"I don't know how high his ceiling. He's a guy that's hard to project where his ceiling," Owens said. "How good is he going to be? He's got such a determination and such an enthusiasm to get better. When he gets to the big leagues and hits .300, he's not going to be happy. He's going to want to be a better baseball player every year. His drive and determination is off the charts."
Votto isn't even satisfied with his torrid spring start.
"It's 20 at-bats. I've played 20 at-bats before, everybody's played well through 20 at-bats," Votto said. "I don't look at the numbers, I view it as if I'm having quality at-bats from the beginning of the year and putting the ball in play, I really feel like that's what's important. If I was batting .200 right now and having good, quality at-bats, I'd be so happy with myself. This is just a bonus, it's nice. I obviously want to do well, that's my job. Personally, this early in the spring, I just look at it as a good sign and I'm going to keep working hard."
The hardest work for Votto still lies on the part of the game without the bat. He played just about every position on the field as a high school player in Canada. After being drafted in the second round of the 2002 draft, he played outfield and third base in his first season before being moved to first in 2003.
Since then he's improved his defense, although he still has a ways to go.
"I was a wreck at the very beginning. I've come a long, long way and I'm going to keep going with that," Votto said. "I was never a very good defensive player and now I've started to pull my weight and we'll go from there."
He's had some good plays and some bad plays defensively this spring. On Thursday he misplayed a popup that turned into two Tiger runs.
"He's not a Gold Glover by any stretch, but there are a lot of guys who have come to the big leagues at first base who aren't as good as he is," Narron said. "The easiest thing in the world is to look at a guy in AA and say he's not going o be any good at defense. As long as you're young and you work on it, you've got a chance to get better. He does that."
And there's no doubt Votto will put in the work.
"I know Joey and I know Joey is a really hard worker," Owens said. "He has a great attitude. The kid loves baseball and he can hit. ... Regardless of where he is this year, I know he's going to continue to build."
Re: Joey Votto articles
Votto's homer won't get him to first base
Big-swinging Canadian may need more versatility to find a permanent spot on Reds' roster.
By Hal McCoy
Thursday, March 08, 2007
SARASOTA, Fla. — Joey Votto says kids in Canada aren't born with skate blades attached to the bottom of their feet and he is living non-skating proof.
Although he was born in Toronto, Votto said if he asked a girl to go on an ice-skating date, "She'd laugh at me. My dad put a small rink in our backyard once and it lasted about a week before it melted. It didn't matter. I didn't like trying to skate."
While he wasn't born with a hockey stick in his hands, Votto grew up with a bat in his hands, preferring to swat baseballs over slapping hockey pucks.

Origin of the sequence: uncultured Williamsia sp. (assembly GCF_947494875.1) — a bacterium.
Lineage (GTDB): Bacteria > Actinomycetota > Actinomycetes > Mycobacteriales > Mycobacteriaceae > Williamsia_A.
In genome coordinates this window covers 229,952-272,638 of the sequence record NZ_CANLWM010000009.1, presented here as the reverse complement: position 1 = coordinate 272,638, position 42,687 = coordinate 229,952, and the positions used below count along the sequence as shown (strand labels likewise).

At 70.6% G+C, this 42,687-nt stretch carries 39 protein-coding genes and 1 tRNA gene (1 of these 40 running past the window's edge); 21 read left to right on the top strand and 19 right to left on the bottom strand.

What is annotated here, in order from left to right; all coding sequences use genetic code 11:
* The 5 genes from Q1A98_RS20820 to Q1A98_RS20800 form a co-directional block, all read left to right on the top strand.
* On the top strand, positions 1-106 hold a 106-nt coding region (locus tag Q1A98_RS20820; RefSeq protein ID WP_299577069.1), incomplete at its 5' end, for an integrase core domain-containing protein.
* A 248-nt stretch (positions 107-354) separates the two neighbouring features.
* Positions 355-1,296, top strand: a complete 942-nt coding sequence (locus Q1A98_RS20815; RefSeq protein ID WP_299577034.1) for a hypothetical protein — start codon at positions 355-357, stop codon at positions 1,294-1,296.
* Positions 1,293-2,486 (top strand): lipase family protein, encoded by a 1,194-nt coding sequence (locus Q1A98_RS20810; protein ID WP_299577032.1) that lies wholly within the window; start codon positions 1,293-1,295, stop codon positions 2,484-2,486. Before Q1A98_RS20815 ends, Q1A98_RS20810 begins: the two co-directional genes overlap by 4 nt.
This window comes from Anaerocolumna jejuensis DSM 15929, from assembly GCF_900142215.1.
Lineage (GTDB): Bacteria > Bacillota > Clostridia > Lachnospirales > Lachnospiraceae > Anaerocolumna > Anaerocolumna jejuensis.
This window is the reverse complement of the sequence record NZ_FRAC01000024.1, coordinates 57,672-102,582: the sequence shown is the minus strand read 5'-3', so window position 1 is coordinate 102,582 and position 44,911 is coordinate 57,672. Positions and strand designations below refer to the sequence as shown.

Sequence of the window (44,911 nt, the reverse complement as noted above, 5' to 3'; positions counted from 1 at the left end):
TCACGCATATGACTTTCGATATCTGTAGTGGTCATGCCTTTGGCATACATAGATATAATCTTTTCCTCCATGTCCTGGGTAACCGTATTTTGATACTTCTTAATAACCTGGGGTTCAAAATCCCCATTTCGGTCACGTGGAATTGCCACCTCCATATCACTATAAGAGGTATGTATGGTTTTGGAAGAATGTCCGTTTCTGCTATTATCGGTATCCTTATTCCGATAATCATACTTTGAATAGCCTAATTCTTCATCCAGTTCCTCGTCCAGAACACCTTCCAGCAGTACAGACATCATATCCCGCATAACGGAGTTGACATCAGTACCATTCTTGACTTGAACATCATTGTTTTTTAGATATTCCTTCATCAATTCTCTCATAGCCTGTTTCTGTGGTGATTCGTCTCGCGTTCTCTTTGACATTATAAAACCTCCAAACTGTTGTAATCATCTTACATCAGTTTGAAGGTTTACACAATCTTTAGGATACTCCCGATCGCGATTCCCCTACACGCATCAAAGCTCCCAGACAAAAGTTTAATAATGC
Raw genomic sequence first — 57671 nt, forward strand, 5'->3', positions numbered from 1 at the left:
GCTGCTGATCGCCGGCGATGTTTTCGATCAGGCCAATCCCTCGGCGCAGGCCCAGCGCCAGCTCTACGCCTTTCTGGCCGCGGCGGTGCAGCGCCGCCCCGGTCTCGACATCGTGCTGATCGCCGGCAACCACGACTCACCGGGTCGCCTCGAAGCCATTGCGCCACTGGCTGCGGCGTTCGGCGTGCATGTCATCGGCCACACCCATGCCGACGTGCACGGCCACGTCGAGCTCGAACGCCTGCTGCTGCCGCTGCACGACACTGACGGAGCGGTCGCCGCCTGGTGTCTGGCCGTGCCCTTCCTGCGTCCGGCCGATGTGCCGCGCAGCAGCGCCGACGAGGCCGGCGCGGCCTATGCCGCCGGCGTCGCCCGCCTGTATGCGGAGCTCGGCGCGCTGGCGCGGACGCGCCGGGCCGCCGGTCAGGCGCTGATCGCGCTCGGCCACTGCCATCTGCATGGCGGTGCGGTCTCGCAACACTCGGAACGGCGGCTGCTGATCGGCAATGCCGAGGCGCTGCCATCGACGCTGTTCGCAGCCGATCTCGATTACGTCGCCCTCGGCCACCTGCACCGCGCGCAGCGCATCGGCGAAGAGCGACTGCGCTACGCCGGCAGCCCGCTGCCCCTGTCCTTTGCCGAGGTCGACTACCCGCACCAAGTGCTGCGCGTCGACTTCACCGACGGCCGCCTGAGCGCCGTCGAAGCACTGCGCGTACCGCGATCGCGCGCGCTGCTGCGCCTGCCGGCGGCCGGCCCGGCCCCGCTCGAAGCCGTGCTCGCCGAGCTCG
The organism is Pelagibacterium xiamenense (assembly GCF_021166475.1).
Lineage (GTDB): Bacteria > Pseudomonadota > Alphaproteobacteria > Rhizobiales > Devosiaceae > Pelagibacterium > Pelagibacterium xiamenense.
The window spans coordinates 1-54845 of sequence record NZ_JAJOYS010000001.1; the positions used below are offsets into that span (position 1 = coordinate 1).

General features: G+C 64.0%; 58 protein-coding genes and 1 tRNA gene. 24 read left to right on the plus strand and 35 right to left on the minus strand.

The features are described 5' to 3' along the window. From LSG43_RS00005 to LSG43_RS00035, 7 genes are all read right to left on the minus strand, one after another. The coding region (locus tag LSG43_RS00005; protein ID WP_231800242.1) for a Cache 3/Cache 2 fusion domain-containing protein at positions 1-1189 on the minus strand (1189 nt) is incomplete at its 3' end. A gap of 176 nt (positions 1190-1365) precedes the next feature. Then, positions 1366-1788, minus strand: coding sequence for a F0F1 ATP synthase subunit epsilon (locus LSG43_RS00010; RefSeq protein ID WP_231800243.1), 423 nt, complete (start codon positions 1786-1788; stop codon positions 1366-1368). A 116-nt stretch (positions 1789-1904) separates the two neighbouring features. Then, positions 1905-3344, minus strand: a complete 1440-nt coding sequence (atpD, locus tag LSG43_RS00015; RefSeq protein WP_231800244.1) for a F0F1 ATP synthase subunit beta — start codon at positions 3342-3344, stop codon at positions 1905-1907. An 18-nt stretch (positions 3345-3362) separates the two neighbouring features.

It was the Detroit Tigers slapping the ball around Thursday, punching 18 hits in a 9-7 win over Cincinnati, ending the Reds' string of seven games without defeat.
Bubba Crosby hit a three-homer in the ninth to make it close. Adam Dunn homered for the second time and had two hits and Josh Hamilton made a diving catch in right and ripped a triple.
"Tool-wise, Hamilton is as good as anybody in the game," said manager Jerry Narron. "He is a very good outfielder and we know he can play center field, if we need it (if Ken Griffey Jr. isn't ready to play it)."
Votto, 23, has played in all eight and is hitting .375 with eight runs scored. He crushed a home run in Tampa's Legends Field Wednesday against the New York Yankees that may have maimed an alligator in the Everglades.
Votto laughed and said, "I actually missed it, I swear. I can't believe it. I was surprised. I thought it was going to be a fly ball. I got under it. I said that when I touched home plate to (next hitter) Jerry Gil, 'I didn't even get that,' but he didn't laugh because he worried the pitcher would drill him for laughing."
Votto is a long shot to survive because he isn't versatile enough to be an extra player. His position is first base, a position occupied by Scott Hatteberg and his back-up, Jeff Conine, who also plays corner outfield.
Votto hasn't been asked to work in the outfield and says, "They never, ever have asked me. Every single manager on my way up (through the system) has asked me if I ever played other positions. My answer always is no because I've never had the chance to play the outfield. Nobody has ever told me to get an outfield glove and do extra work out there.
"I'd love to try it, just love to, and I think about it," he said. "It would definitely make it easier for me to make the team."
Votto hit .319 in 136 games at Class AA Chattanooga last year after hitting only .256 the year before at Class A Sarasota, "Because they pitched around me a lot at Sarasota, but came right at me, challenged me, in Chattanooga and I could do some damage."
Votto is ticketed for Class AAA Louisville, but believes if he is given a back row seat in the Cincinnati dugout he could help.
"I'm going to keep playing hard wherever I am and if they send me to the minors I'll be just that much hungrier," he said. "This is something I want really, really bad. I'll work as hard as I can to get there as soon as I can to help the Reds and I really feel like I genuinely can help them."
Re: Joey Votto articles
Toronto-born Joey Votto, who grew up playing on West-end diamonds, is a good-looking first baseman in the Reds' chain. Right now, he's their 3rd-ranked prospect, coming off a AA season where he hit .319 with 70 extra-base hits (46 doubles, 22 home runs) and 24 steals. I've taken a particular interest in 23-year-old, left-handed slugger after Warren Sawkiw introduced Joey to me behind the batting cage at Knology Park before a game in March of 2006. Soft-spoken and polite, he looks to follow other fine examples of humble Canadian athletes -- Larry Walker, Bay and Morneau -- to the Majors.